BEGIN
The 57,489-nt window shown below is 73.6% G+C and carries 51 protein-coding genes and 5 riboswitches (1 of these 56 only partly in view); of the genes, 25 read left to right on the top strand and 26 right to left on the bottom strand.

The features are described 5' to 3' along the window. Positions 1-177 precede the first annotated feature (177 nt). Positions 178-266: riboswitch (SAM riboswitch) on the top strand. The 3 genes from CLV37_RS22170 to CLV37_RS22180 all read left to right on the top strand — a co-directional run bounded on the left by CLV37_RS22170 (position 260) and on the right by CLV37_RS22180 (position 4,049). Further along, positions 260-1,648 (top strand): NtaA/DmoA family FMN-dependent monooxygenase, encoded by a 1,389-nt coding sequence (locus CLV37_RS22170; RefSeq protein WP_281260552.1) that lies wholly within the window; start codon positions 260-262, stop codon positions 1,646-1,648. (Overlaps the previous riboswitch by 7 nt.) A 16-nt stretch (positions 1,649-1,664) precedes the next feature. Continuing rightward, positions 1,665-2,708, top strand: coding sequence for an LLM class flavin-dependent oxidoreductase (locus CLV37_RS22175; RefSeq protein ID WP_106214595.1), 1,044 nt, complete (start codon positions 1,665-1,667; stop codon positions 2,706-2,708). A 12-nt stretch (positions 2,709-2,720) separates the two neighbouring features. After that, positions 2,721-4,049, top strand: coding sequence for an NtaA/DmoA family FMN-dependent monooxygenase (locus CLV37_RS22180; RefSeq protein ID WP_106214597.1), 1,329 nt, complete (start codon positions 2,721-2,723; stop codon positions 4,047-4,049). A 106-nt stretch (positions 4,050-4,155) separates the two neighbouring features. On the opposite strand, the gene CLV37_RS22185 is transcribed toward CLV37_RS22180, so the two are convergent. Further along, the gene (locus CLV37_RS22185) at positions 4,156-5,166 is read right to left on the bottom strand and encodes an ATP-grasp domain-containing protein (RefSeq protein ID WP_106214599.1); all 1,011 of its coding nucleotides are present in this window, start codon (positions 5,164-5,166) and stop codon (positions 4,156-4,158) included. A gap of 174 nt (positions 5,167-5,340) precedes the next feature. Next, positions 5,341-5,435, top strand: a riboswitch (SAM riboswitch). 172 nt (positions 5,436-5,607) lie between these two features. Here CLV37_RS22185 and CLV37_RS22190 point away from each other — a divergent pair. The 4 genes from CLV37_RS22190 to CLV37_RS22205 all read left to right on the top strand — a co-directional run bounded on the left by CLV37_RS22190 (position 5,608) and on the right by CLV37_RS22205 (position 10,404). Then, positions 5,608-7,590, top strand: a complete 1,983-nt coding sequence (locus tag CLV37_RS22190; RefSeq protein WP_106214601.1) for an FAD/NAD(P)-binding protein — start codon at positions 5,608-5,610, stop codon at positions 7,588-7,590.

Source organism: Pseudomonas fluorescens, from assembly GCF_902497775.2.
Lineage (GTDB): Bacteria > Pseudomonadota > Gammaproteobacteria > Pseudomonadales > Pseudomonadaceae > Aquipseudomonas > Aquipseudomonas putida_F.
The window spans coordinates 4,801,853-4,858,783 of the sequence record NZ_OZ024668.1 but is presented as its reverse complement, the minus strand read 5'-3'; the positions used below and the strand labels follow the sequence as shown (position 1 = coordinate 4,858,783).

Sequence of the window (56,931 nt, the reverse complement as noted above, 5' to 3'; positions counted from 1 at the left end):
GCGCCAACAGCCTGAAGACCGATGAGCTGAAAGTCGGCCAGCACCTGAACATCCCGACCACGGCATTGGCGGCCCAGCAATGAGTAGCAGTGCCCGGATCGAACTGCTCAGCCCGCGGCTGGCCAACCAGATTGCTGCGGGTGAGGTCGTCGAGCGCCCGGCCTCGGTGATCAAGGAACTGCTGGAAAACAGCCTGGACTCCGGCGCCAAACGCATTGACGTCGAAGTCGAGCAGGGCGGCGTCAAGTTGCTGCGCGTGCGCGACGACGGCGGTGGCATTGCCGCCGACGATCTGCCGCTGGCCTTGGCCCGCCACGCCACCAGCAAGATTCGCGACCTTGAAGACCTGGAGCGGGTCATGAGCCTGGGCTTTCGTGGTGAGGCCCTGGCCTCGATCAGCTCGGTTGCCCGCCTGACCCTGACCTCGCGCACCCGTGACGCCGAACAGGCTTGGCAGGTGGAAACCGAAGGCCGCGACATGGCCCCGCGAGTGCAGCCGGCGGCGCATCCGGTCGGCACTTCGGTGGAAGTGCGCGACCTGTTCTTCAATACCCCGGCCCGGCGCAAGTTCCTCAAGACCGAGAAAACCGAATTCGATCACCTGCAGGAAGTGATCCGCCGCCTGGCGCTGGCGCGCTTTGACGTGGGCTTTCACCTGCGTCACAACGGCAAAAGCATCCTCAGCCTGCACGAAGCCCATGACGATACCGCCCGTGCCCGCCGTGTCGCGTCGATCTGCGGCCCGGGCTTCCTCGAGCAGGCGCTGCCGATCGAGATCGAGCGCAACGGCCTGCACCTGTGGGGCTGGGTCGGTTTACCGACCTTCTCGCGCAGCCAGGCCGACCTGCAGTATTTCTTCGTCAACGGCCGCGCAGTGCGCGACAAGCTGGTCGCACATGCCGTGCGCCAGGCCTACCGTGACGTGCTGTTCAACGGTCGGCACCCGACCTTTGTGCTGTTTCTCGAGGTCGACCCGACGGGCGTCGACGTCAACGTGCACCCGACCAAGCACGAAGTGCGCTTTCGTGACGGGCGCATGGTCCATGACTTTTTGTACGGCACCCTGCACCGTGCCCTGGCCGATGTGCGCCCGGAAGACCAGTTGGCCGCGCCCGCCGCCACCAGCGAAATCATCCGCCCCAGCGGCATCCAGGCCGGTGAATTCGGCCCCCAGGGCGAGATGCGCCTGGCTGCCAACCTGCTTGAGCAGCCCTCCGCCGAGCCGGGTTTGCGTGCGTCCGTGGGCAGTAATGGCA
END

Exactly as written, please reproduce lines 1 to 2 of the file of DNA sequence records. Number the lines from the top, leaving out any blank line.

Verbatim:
The 57,489-nt window shown below is 73.6% G+C and carries 51 protein-coding genes and 5 riboswitches (1 of these 56 only partly in view); of the genes, 25 read left to right on the top strand and 26 right to left on the bottom strand.

The features are described 5' to 3' along the window. Positions 1-177 precede the first annotated feature (177 nt). Positions 178-266: riboswitch (SAM riboswitch) on the top strand. The 3 genes from CLV37_RS22170 to CLV37_RS22180 all read left to right on the top strand — a co-directional run bounded on the left by CLV37_RS22170 (position 260) and on the right by CLV37_RS22180 (position 4,049). Further along, positions 260-1,648 (top strand): NtaA/DmoA family FMN-dependent monooxygenase, encoded by a 1,389-nt coding sequence (locus CLV37_RS22170; RefSeq protein WP_281260552.1) that lies wholly within the window; start codon positions 260-262, stop codon positions 1,646-1,648. (Overlaps the previous riboswitch by 7 nt.) A 16-nt stretch (positions 1,649-1,664) precedes the next feature. Continuing rightward, positions 1,665-2,708, top strand: coding sequence for an LLM class flavin-dependent oxidoreductase (locus CLV37_RS22175; RefSeq protein ID WP_106214595.1), 1,044 nt, complete (start codon positions 1,665-1,667; stop codon positions 2,706-2,708). A 12-nt stretch (positions 2,709-2,720) separates the two neighbouring features. After that, positions 2,721-4,049, top strand: coding sequence for an NtaA/DmoA family FMN-dependent monooxygenase (locus CLV37_RS22180; RefSeq protein ID WP_106214597.1), 1,329 nt, complete (start codon positions 2,721-2,723; stop codon positions 4,047-4,049). A 106-nt stretch (positions 4,050-4,155) separates the two neighbouring features. On the opposite strand, the gene CLV37_RS22185 is transcribed toward CLV37_RS22180, so the two are convergent. Further along, the gene (locus CLV37_RS22185) at positions 4,156-5,166 is read right to left on the bottom strand and encodes an ATP-grasp domain-containing protein (RefSeq protein ID WP_106214599.1); all 1,011 of its coding nucleotides are present in this window, start codon (positions 5,164-5,166) and stop codon (positions 4,156-4,158) included. A gap of 174 nt (positions 5,167-5,340) precedes the next feature. Next, positions 5,341-5,435, top strand: a riboswitch (SAM riboswitch). 172 nt (positions 5,436-5,607) lie between these two features. Here CLV37_RS22185 and CLV37_RS22190 point away from each other — a divergent pair. The 4 genes from CLV37_RS22190 to CLV37_RS22205 all read left to right on the top strand — a co-directional run bounded on the left by CLV37_RS22190 (position 5,608) and on the right by CLV37_RS22205 (position 10,404). Then, positions 5,608-7,590, top strand: a complete 1,983-nt coding sequence (locus tag CLV37_RS22190; RefSeq protein WP_106214601.1) for an FAD/NAD(P)-binding protein — start codon at positions 5,608-5,610, stop codon at positions 7,588-7,590.